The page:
PARIS/SARAN, France (Reuters) – Amazon (AMZN.O) workers in France are coming under unacceptable pressure, Finance Minister Bruno Le Maire said on Thursday, after staff complained they faced not getting paid if they stopped showing up due to fears of coronavirus contamination.
Amazon employees on strike gather outside the Amazon logistics center in Lauwin-Planque, northern France, March 19, 2020. Several hundred employees protested in France, calling on the U.S. e-commerce giant to halt operations or make it easier for employees to stay away during the coronavirus (COVID-19) epidemic. REUTERS/Pascal Rossignol
Several hundred employees protested in France on Wednesday, calling on the U.S. e-commerce giant to halt operations during the epidemic or allow staff to take up a French right to walk out on full pay if they are endangered at work.
The backlash centers on whether Amazon – as well as other companies that remain operational in France and elsewhere – is taking sufficient measures to protect staff and whether its activities are vital, as European states order schools, restaurants and swathes of stores to shut to fight the pandemic.
The French government has encouraged factory employees to keep working if possible and if sanitary conditions are adequate, but decried the way Amazon had handled the situation with its staff.
“These pressures are unacceptable, we’ll let Amazon know,” Le Maire told France Inter radio station.
Amazon has reported a surge in online sales globally as the coronavirus crisis spreads, and launched a drive to recruit 100,000 people, as well as offering extra pay to existing employees. In France, it would amount to an extra 2 euros ($2.16) per hour for workers in areas like packing or transport.
The world’s largest online retailer has also said it is prioritizing some products over others and making room in warehouses for key items such as hygiene and medical supplies, pet food or household staples.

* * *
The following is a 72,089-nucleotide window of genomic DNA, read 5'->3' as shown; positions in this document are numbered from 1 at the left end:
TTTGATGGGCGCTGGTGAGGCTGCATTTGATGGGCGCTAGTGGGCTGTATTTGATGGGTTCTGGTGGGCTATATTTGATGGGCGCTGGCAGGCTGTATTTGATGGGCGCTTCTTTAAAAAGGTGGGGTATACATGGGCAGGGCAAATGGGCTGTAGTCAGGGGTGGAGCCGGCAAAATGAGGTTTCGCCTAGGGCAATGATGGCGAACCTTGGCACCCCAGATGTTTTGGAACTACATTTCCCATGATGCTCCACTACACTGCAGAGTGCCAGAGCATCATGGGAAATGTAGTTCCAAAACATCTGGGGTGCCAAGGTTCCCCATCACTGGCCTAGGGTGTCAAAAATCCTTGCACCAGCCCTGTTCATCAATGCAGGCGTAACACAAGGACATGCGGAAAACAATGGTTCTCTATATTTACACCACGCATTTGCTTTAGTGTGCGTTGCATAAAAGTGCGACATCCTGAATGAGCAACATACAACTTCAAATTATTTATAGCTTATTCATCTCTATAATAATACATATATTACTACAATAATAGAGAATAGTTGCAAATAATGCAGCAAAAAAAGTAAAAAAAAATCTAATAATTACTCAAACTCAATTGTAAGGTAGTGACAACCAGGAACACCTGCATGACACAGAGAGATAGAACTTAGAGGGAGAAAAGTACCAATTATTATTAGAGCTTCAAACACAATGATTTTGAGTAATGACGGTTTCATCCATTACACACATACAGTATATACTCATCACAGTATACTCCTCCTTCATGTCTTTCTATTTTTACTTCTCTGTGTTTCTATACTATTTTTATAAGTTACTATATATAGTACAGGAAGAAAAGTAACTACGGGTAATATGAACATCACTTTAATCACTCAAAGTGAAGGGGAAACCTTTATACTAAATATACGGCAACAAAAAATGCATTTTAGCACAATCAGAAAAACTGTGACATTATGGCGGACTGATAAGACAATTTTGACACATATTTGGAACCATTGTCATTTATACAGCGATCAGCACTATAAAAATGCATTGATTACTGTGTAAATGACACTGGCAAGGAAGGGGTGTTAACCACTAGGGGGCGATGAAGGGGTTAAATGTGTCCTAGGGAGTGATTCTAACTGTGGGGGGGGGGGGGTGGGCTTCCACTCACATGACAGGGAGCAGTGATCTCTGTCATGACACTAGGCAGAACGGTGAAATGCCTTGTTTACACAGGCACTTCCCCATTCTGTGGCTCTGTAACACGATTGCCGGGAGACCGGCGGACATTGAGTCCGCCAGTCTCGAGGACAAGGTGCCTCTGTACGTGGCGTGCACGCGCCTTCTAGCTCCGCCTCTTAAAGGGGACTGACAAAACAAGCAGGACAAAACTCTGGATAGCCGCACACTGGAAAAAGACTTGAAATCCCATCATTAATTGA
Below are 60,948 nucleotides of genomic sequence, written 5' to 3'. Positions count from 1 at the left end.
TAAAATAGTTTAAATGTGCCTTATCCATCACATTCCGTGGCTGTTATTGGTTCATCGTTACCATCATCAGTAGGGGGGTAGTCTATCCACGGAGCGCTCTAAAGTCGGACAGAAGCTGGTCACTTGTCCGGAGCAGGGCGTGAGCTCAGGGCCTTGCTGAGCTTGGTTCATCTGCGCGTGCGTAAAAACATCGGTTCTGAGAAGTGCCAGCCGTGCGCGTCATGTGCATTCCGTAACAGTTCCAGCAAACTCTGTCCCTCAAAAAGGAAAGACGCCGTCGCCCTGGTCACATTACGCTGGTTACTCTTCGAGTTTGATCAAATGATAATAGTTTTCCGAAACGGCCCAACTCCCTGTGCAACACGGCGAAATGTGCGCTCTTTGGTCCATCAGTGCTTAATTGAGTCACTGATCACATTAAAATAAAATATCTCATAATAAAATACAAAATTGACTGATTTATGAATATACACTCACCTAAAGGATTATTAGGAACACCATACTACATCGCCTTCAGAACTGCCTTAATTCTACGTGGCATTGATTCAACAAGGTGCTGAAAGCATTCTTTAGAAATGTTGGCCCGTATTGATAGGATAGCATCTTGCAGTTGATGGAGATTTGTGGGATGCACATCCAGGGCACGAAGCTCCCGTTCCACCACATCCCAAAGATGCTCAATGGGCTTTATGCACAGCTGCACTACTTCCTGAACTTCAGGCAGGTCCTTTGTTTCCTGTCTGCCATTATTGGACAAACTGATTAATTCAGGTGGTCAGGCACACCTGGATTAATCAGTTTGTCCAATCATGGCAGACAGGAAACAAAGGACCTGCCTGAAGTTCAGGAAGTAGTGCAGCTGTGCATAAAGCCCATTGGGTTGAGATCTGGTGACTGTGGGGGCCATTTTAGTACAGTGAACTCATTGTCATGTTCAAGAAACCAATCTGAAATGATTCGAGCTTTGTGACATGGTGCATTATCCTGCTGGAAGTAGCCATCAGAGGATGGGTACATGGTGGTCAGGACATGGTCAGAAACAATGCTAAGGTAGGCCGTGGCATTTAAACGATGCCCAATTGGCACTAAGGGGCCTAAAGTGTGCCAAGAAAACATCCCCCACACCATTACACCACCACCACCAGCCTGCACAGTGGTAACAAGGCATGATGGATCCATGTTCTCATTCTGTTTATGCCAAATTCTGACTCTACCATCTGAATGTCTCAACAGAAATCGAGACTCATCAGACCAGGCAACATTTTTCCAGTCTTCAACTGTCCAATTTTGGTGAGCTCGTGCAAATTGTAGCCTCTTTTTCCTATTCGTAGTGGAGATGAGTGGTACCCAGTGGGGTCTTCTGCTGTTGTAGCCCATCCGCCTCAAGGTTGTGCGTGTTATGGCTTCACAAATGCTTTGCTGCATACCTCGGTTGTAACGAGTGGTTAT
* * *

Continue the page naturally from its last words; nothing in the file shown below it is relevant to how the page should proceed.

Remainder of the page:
The company said in response to Le Maire’s comments that the health of its staff was its top priority, adding that it was reinforcing procedures at its sites and that it “respected all workers’ rights,” including the French right to walk out.
A source familiar with the matter said that it would only apply if there was a justifiable threat to people’s health, however.
Some French workers are contesting the sanitary standards, and said they objected to potentially taking risks to help dispatch non-essential products from DVDs to sex toys.
“It’s impossible for the safety distances to be respected in the warehouses,” said one Amazon worker at a site in Lauwin-Planque, near Dunkirk in northern France, who declined to give her name.
“Our lockers are all stuck next to each other, when I come to get my belongings, we’re all rubbing shoulders.”
At Amazon’s center in Saran, south of Paris, others echoed this view.
“Everything is a problem, we keep crossing each in corridors and in the breakout area,” said Khaled Bouchajra, a worker and representative for the CGT union.
Unions could not say how many Amazon employees had worked on Thursday. Some stayed at home to look after children, which is permitted. But at least 80 were absent at Lauwin-Planque, according to representatives of the Sud-Solidaires union.
Amazon was hiring workers from temping agencies to make up for shortfalls, unions said.
Like other firms trying to keep up with a surge in online orders, Amazon is grappling with slower-than-usual deliveries.
A source close to French supermarket group Casino (CASP.PA) said there was a three day wait for home deliveries at some of its Monoprix stores.
Other companies in France are now trying to adjust to employee demands.
Chipmaker STMicroelectronics, a supplier to iPhone maker Apple and electric carmaker Tesla said on Thursday it had agreed to temporarily cut production in France by up to 50% as a result.($1 = 0.9264 euros)
Additional reporting by Leigh Thomas, Mathieu Rosemain, Sarah White and Dominique Vidalon; Writing by Sarah White; Editing by Mark Potter and Keith Weir